Postpartum depression continues to be prevalent, while early detection methods can help prevent this mental health condition. In a recent study, 2,271 antenatal women participated in a study that tested the efficacy of the Edinburgh Postnatal Depression Scale (EPDS) to detect mental disorders and risk factors for mental disorders in new mothers with depressive symptoms. A score of 13 or higher on the EPDS was considered a screen-positive (n=149). The first 150 women fulfilling the criteria to screen negative (=12 on the EPDS) served as the controls. The EPDS is a 10-item self report scale that was developed by Cox et al (1987). Out of the women who screened positive, 126 (86%) were diagnosed during face-to-face interviews with a current mental disorder or risk factor for mental disorders. Screen-positive women were also more often smokers (p<0.001) and were unemployed or on sick leave (p<0.001). Depression and anxiety, along with severe fear of childbirth were more common among the screen-positive women (p<0.001). Screen-positive women also used selective serotonin reuptake inhibitors (SSRIs) more than controls (p<0.001). There was no difference between groups regarding eating disorders. The findings suggest that the EPDS may useful in detecting symptoms of depression and comorbid mental disorders during pregnancy.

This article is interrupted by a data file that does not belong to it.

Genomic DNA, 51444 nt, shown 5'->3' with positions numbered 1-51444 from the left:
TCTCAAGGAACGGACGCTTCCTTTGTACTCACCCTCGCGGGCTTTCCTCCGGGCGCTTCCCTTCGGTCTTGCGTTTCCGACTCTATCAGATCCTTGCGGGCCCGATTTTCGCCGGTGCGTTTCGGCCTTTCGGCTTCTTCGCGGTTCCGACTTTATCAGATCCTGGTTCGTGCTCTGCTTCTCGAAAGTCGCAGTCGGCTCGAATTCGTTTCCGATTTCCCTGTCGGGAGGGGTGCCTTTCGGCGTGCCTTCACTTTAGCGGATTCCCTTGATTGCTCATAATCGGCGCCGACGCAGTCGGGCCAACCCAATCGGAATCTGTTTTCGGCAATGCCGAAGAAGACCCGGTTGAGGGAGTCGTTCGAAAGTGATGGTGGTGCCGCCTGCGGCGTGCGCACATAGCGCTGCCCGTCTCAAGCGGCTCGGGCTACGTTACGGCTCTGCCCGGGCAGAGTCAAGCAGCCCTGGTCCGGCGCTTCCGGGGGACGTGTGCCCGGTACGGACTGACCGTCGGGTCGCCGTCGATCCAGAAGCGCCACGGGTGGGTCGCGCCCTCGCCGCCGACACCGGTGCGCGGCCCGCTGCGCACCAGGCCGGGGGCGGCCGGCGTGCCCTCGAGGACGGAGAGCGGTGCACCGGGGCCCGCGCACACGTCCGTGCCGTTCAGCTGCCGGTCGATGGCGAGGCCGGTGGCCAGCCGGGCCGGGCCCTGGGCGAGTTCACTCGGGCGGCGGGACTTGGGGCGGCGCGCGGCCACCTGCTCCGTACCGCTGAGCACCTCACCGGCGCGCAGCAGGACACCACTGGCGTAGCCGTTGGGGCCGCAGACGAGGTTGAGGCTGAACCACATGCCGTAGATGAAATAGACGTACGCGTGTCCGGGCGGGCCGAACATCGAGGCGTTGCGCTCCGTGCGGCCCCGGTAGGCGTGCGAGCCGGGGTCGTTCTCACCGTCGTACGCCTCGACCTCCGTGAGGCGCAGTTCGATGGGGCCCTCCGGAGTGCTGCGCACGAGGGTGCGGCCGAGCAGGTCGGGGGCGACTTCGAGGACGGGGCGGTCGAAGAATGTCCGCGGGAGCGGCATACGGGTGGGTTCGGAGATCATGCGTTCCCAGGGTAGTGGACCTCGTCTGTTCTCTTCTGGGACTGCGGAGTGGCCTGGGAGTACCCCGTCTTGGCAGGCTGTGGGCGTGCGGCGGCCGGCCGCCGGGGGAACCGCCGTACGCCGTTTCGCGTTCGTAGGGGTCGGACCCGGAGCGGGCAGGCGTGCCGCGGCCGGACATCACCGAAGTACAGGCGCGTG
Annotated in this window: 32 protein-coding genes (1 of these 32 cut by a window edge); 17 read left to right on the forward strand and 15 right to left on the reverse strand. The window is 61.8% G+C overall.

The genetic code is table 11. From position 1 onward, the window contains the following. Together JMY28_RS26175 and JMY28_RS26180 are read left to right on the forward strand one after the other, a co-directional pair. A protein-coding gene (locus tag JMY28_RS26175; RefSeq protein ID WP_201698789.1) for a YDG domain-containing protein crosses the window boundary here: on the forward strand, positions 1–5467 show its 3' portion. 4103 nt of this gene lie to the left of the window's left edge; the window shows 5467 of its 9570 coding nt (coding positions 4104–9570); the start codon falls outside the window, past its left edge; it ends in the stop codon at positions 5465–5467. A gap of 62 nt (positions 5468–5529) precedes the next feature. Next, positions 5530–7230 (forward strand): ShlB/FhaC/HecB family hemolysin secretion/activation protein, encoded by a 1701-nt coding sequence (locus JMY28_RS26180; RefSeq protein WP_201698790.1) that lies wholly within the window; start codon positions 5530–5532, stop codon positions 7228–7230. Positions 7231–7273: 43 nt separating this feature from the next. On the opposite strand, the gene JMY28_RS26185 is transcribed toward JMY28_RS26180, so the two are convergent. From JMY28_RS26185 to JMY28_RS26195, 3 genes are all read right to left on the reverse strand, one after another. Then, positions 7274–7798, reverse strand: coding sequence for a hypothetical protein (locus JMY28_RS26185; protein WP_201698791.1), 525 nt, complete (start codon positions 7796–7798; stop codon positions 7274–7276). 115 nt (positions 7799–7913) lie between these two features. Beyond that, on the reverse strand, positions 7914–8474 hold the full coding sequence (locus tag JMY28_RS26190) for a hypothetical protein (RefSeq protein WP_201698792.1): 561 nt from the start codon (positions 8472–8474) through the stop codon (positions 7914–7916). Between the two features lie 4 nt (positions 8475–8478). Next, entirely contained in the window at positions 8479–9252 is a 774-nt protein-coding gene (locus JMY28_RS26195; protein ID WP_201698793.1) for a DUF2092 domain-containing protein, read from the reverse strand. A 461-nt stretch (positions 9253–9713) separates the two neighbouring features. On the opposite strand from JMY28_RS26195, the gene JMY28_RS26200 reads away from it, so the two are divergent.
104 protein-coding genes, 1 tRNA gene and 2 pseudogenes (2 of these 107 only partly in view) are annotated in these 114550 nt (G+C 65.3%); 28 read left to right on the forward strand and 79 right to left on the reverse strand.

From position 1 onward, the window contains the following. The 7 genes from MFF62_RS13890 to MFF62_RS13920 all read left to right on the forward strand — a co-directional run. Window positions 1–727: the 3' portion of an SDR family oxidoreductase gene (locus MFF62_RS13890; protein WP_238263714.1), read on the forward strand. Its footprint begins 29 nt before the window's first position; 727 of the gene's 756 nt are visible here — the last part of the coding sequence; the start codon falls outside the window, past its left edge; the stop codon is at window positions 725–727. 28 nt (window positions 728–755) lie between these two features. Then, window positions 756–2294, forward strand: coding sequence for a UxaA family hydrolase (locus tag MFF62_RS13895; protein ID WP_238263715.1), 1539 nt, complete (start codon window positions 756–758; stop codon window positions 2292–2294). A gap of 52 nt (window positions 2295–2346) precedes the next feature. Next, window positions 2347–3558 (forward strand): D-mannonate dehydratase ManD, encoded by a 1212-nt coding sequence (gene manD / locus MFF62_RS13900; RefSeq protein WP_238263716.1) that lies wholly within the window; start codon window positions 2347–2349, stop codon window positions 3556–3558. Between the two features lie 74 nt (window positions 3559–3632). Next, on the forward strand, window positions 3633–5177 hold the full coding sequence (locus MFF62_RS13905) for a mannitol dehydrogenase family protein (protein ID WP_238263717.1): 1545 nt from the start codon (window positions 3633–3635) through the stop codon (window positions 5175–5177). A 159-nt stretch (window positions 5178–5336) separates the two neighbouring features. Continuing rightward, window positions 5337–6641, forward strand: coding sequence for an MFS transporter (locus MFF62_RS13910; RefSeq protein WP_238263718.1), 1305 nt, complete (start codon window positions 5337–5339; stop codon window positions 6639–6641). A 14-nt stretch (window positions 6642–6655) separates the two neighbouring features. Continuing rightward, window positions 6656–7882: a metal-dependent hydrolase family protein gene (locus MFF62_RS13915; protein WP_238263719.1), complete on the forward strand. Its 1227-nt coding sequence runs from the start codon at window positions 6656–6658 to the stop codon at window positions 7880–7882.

Cox et al. BrJ Psychiatry 1987;150:782-786.
Lilliecreutz et al. Acta Obste Gynecol Scand 2021;00:1-7. Abstract